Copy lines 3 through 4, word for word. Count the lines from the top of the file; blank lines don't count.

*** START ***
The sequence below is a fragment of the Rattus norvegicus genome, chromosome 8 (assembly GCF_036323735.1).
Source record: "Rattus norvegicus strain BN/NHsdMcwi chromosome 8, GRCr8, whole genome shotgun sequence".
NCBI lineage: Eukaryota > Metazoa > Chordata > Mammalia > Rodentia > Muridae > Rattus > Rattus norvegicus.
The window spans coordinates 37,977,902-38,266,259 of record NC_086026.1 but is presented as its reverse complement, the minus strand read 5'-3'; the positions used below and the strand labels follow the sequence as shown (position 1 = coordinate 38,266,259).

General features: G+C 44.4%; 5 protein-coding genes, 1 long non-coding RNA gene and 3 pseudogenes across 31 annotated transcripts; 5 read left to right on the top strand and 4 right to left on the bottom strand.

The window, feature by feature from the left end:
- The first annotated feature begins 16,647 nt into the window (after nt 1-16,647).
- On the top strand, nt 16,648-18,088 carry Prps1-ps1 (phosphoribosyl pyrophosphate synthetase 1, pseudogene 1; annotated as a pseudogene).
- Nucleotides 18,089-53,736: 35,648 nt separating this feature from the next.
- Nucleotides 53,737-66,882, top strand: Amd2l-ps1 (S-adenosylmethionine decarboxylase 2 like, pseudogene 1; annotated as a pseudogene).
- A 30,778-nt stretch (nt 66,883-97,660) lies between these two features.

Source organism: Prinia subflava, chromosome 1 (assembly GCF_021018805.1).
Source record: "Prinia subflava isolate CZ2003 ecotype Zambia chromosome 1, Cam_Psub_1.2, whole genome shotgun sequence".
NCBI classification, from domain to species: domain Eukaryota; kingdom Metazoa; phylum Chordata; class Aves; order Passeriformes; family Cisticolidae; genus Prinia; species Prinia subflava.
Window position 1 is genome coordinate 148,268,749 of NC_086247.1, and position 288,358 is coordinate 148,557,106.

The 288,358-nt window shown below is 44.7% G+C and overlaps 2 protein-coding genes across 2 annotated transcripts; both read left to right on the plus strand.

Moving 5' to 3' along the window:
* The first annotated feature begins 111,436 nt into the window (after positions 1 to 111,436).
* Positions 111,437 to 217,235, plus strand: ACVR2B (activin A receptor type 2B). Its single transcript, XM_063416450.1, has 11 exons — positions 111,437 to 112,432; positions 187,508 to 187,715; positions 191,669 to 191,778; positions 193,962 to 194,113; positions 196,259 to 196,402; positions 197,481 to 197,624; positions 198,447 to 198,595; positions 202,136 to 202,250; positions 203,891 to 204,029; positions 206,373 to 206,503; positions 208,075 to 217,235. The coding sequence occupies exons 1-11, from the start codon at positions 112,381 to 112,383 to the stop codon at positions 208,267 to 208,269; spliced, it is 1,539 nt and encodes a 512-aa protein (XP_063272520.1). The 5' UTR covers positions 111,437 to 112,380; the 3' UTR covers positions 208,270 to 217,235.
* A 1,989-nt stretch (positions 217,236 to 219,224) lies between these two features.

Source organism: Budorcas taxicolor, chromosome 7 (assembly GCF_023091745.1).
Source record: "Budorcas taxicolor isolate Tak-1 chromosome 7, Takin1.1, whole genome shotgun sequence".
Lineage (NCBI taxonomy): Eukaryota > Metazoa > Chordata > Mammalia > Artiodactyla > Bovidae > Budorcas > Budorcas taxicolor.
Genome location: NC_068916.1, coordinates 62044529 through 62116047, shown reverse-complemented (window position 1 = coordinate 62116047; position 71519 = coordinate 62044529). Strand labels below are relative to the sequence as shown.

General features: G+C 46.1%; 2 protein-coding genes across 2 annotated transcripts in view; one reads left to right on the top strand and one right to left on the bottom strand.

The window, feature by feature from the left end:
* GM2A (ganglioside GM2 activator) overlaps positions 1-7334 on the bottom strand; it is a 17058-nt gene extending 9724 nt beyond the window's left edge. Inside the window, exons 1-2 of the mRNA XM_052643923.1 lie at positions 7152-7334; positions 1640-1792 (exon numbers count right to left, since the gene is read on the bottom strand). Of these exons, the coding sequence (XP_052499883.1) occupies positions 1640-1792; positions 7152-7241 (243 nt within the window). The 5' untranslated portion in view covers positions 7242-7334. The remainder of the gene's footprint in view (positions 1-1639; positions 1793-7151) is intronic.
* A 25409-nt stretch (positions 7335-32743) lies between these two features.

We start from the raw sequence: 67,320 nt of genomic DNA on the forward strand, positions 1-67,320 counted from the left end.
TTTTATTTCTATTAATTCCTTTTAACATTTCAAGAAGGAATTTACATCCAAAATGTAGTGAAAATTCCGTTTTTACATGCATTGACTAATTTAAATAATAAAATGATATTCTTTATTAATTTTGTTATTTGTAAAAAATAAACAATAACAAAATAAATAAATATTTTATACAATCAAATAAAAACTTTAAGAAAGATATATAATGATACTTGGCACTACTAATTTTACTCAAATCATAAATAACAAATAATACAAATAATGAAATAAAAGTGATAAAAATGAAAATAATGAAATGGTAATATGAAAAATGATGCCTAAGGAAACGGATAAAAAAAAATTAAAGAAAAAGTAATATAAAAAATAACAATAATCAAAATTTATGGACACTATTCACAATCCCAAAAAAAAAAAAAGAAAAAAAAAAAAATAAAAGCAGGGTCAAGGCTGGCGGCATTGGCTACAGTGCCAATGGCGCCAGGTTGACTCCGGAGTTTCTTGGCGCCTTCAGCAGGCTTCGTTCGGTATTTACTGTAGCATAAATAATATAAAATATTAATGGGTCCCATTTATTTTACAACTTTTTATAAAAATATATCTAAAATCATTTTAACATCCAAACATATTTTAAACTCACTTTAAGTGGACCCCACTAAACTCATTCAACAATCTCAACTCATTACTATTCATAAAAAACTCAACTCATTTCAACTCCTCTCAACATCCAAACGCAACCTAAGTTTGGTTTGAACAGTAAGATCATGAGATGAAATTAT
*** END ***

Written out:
NCBI lineage: Eukaryota > Metazoa > Chordata > Mammalia > Rodentia > Muridae > Rattus > Rattus norvegicus.
The window spans coordinates 37,977,902-38,266,259 of record NC_086026.1 but is presented as its reverse complement, the minus strand read 5'-3'; the positions used below and the strand labels follow the sequence as shown (position 1 = coordinate 38,266,259).